Redbox just IPO’d, and it’s out to prove there’s more than meets the kiosk

Redbox, operator of everyone’s favorite DVD kiosks, IPO’d this week, and wants to prove that it can grow beyond DVD rentals.

We’ve all been there — marching out of a 7-Eleven, slurpee in hand, when you see it glowing in the distance: the Redbox kiosk, like a lighthouse in the storm of your Friday night.

Redbox just IPO’d, and it’s out to prove there’s more than meets the kiosk

The company, a relic of our pre-streaming past, hit the public markets this week in a SPAC deal that raised ~$88m, per Variety.

The move marks a new era for the kiosk king of DVD rentals

Which is timely — according to Nielsen, DVD and Blu-ray player ownership dropped from 90% in 2008 to 67% in 2018 (and only 57% among people ages 18 to 34 — a coveted demographic for advertisers).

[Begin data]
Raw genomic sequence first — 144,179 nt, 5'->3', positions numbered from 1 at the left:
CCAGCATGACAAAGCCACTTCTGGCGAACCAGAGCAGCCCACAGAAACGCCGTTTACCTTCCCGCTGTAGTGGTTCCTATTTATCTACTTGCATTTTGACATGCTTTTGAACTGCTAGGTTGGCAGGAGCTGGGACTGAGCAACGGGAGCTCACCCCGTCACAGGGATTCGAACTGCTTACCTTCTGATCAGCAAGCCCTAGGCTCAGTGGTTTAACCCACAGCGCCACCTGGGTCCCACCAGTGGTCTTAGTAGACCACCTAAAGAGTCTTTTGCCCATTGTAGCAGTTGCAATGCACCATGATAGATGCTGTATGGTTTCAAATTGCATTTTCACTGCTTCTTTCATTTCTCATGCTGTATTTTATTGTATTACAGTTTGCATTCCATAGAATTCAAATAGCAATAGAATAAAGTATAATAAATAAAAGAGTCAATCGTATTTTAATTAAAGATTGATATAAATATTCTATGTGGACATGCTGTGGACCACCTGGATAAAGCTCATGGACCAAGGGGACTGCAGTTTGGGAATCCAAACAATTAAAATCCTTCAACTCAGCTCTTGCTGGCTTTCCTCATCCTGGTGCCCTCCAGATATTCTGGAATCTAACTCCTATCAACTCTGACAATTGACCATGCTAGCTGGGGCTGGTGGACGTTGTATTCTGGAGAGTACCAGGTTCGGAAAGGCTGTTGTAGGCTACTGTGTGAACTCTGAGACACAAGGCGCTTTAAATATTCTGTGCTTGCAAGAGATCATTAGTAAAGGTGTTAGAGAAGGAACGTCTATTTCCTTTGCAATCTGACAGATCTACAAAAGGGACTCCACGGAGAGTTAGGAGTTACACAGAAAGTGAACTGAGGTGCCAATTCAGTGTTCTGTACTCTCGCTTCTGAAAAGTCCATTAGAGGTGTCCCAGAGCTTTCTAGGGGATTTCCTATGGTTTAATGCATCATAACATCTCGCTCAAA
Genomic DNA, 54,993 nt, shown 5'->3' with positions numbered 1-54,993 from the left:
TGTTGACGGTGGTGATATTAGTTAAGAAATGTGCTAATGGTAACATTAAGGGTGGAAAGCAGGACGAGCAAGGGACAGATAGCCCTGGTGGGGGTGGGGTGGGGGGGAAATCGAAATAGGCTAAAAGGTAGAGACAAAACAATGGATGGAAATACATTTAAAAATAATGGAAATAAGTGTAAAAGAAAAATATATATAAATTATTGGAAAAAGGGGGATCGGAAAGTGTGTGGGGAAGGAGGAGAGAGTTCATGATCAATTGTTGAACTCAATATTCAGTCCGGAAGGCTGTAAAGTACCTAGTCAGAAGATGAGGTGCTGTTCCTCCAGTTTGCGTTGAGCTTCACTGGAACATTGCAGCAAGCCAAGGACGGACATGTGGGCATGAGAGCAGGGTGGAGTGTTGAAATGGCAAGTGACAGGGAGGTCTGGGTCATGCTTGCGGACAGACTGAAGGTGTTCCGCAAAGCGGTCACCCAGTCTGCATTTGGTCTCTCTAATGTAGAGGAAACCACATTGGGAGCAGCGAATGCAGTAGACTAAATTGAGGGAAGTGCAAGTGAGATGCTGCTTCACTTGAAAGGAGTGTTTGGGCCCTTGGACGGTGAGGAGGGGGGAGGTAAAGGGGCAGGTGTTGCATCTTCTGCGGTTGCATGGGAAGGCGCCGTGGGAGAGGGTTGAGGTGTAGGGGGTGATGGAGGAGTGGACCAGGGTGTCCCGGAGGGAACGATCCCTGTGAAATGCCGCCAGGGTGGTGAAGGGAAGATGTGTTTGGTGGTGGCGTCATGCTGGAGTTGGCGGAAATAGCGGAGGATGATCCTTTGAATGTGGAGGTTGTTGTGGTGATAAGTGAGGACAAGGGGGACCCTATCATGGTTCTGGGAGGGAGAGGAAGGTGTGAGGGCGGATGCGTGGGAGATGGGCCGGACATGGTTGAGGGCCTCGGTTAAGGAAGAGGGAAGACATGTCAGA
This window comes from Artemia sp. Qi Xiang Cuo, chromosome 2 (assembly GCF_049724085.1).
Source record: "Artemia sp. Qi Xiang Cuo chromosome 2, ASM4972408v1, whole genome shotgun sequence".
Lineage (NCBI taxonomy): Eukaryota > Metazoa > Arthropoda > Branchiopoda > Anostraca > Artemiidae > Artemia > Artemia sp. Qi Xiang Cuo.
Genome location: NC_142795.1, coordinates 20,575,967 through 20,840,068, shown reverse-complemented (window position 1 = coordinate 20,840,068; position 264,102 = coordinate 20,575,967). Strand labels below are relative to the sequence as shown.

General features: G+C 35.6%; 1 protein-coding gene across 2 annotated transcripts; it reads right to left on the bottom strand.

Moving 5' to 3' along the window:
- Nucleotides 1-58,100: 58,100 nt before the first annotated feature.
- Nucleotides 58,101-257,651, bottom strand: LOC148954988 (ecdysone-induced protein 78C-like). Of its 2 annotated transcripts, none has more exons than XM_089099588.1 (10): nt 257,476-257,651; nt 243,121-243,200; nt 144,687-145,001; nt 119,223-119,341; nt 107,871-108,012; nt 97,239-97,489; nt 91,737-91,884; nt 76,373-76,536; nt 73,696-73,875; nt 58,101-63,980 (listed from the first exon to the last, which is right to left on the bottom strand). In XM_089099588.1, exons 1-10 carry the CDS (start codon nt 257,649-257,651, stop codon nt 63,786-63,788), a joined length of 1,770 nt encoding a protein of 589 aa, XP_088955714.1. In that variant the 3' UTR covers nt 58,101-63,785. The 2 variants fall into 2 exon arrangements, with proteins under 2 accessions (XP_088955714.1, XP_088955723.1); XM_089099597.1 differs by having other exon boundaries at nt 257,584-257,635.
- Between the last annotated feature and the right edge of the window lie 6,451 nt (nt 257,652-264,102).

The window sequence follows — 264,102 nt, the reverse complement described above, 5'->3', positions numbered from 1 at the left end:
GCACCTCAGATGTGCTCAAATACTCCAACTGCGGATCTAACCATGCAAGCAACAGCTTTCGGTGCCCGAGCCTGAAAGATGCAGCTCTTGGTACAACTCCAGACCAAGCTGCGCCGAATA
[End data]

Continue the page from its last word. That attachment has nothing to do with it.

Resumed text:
While Redbox still operates ~40k kiosks, it’s broadened its offering to better fit modern consumption habits. New developments include:

  • Redbox Entertainment: Its production arm that acquires and releases a variety of genre movies at modest budgets
  • Redbox Free Live TV: An ad-supported channel that launched in February 2020 and has reached 1m monthly active viewers
  • Redbox On Demand: A streaming service that offers free viewing and the ability to rent or buy a list of titles

Together, the new offerings help Redbox work toward its goal of becoming a one-stop shop for entertainment.

But Redbox isn’t dumping its DVD collection quite yet

In December 2020, the firm launched Redbox+, an annual subscription that lets customers rent 12 to 24 DVDs at a time.

CEO Galen Smith says its hybrid approach makes Redbox unique compared to digital-only companies that never actually turn a profit.

Plus, given Gen Z’s budding interest in early 2000s nostalgia, Redbox may have a hidden goldmine waiting in the wings.

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Topics: Entertainment Ipo

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